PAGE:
And the last dashboard object that you have available to you is called an Extension. Also a brand new feature. Just search for Tableau dashboard extensions if you’re interested in doing this, but these are ways that Tableau, as well as third party developers, can code experiences that take the core Tableau software a step further. There’s quite a few of these to choose from. Just to give you some perspective and show you how they work, there’s already a video up at Playfair Data TV called how to use the parameter actions extension to change date parts if you want to see a real life example of how these are used.

But to add these, just like the other seven objects, if you drag it onto the view, this will first ask you to go find your extension. There’s lots of these to choose from, so I’m not going to give you an example at the moment. You have to download and install these on your own machine. They end with the file extension .trex. So first, you would find that extension and then configure it. But that’s how you would add an extension object to a Tableau dashboard.

So what do you think? Let’s build one of these. I’m going to erase everything I’ve got so far. I’m just going to click Undo to get us back to a clean slate. So here’s where we started. By the way, there’s unlimited undo in Tableau, but there is not unlimited redo. So you’re always safe to undo, as far as, if you want to get back to where you started. But be very careful that you actually want to erase it, because there’s not unlimited redo. But just to show you an example, we’ll throw together a quick dashboard here. I’ll start with my stacked bar chart. I’ll drag that onto the view. And by the way, I’m in the default Tiled orientation. I’ll let go.

Let’s put our map below the stacked bar chart. I’ll put the line graph below the map and the sorted bar chart below the map and to the right of the line graph. The sizing is not perfect on this, but with tiled objects, what you can do is hover between any two of the objects. And when that arrow cursor appears, you can click and drag that up. So I’ll make my stacked bar chart shorter. I still can’t see my line graph and sorted bar chart very well, so I’ll do the same thing between that second row of charts and the third row of charts. When I hover, after that arrow cursor appears, I can left click and drag that up. A little bit too big. Let’s go with that right there.

Next thing I’ll do is put a title on this. There is a one click option to Show Dashboard Title, but you can get a little more flexibility if you use a Text object instead. This will allow you some other horizontal space, in this case, to put some branding or perhaps some other Text object on there. It just gives you a little bit more flexibility. So I’ll drag Text to the very top of this dashboard, let go. For now, I’ll just call this my Playfair Data TV Training Dashboard. Maybe make the font a little bit larger, bold, click OK.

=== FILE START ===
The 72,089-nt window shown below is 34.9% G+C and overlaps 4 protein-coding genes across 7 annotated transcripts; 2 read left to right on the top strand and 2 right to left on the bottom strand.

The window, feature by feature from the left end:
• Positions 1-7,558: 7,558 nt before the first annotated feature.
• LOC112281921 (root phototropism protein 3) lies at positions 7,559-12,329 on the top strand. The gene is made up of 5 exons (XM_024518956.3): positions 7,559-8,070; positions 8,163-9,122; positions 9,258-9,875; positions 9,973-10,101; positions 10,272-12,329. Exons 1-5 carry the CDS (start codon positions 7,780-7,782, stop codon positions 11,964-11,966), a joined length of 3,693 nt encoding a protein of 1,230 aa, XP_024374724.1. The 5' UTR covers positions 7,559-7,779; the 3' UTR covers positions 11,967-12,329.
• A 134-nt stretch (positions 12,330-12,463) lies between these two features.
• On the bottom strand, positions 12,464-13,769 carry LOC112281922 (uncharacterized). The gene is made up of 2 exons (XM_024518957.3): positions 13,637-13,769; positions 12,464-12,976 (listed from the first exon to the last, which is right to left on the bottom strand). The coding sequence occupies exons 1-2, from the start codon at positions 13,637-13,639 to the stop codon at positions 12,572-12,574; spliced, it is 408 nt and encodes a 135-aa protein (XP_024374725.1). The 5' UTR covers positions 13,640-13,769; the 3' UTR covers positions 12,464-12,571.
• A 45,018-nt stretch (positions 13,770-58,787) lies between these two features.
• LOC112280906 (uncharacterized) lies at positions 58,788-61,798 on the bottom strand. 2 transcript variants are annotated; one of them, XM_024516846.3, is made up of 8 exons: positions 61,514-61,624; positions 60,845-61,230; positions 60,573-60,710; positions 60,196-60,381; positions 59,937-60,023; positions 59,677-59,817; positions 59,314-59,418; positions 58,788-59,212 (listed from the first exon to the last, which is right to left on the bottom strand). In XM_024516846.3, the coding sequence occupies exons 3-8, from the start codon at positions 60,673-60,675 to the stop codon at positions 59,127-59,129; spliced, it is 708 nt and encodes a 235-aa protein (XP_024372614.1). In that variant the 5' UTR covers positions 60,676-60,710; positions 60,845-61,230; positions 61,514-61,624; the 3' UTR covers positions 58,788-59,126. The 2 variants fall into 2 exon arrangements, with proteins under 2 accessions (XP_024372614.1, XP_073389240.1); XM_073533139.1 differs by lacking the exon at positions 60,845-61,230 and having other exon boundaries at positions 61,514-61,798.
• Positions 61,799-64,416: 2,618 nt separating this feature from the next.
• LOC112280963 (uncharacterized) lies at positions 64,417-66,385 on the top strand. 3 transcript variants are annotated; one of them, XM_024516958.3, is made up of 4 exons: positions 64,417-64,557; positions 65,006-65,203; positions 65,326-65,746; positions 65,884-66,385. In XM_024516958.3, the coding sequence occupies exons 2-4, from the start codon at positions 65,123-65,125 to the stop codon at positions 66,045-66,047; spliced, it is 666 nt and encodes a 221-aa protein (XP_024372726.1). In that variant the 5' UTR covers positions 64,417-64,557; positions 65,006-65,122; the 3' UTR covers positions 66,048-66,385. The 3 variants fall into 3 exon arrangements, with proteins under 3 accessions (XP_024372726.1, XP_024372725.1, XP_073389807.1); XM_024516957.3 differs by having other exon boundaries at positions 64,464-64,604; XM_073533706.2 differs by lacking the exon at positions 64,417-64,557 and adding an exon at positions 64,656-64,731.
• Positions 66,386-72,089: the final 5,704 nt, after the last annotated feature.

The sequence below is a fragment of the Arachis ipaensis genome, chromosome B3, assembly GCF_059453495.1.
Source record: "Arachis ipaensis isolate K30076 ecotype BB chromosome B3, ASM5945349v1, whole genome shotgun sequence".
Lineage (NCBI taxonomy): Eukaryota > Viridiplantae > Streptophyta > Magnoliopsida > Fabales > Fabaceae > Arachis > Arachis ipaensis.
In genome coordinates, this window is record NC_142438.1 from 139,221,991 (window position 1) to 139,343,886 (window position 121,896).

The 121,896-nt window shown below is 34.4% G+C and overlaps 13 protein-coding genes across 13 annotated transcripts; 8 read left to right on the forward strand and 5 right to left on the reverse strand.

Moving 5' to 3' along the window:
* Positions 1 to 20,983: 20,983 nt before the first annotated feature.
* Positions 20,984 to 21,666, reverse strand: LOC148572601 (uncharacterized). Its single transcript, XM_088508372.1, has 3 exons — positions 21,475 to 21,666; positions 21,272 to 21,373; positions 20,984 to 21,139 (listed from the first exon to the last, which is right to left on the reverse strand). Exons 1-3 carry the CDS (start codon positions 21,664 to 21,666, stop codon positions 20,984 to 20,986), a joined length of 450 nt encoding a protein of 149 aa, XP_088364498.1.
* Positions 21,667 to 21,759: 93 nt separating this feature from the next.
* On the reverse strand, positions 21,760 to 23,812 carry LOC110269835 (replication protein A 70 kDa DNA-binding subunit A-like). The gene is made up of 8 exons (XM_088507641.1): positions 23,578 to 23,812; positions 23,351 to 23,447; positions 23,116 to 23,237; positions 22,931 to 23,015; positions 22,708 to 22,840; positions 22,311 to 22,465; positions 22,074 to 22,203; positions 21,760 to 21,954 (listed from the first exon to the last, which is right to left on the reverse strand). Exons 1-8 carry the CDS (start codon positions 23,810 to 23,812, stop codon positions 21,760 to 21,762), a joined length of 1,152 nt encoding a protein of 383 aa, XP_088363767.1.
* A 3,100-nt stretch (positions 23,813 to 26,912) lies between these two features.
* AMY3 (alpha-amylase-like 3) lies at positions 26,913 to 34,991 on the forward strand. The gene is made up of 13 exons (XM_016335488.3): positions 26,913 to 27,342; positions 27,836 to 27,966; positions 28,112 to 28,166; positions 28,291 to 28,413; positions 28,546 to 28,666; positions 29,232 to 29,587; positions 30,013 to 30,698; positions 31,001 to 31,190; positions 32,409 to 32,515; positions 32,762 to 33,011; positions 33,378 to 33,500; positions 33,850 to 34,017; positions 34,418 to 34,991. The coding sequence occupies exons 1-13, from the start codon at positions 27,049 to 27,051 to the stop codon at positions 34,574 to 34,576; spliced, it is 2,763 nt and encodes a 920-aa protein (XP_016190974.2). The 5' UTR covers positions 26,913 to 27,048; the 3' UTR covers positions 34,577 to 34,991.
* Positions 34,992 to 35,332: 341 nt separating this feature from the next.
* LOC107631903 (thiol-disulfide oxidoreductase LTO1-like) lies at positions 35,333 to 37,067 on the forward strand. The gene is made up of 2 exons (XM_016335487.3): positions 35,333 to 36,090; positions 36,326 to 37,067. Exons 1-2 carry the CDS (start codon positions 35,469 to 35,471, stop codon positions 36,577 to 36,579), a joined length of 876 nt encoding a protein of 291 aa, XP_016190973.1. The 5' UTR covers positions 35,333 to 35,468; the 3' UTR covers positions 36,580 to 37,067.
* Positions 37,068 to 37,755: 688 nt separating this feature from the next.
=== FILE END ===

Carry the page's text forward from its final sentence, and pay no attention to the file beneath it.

Obviously, that dashboard title is way too large now, but again, because these objects are in a tiled orientation, I can click between any two of them and drag that up a little bit. And then lastly, I’ll drag an Image object to the top right corner. So above all of the sheets and to the right of the Text object that I just added to represent my dashboard title. And I’ll let go. Again, I’ll just grab a logo. And by the way, this is really how I most often use an Image object. It’s to do client branding. One thing I did not show you yet about an image object that I really like is there’s a couple of options to either center this image and/or fit the image.

We have a little bit of an issue right now, because the image is too large. And what it’s doing is it’s only showing me the image that fits in the vertical space of this object. But if I click on this down arrow, I can fit the image. This will fill as much available space, either top to bottom or left to right, to make my image the correct proportions to fit that object. And you can also center the object by clicking into the object and clicking Center Image. And then I’ll just drag this to the right to have this lineup in the right corner. And we’ve got a little bit of client branding.

So that was just one quick example of a Tableau dashboard. We made that in maybe three or four minutes. And I just wanted to point out that this is actually better than most corporate dashboards that I come across. We’ve barely scratched the surface of what you can do with Tableau dashboards. But just by getting some of these sheets on the same view so that we can see them in context of each other and just using data visualization at all, instead of a raw text table, we’ve already got a huge head start on how most of these companies are using Tableau and doing their data visualizations. Again, we’ve just scratched the surface. We’ll get into a lot more techniques and talk a lot more about dashboards on this track.

But for now, this has been Ryan with Playfair Data TV – thanks for watching!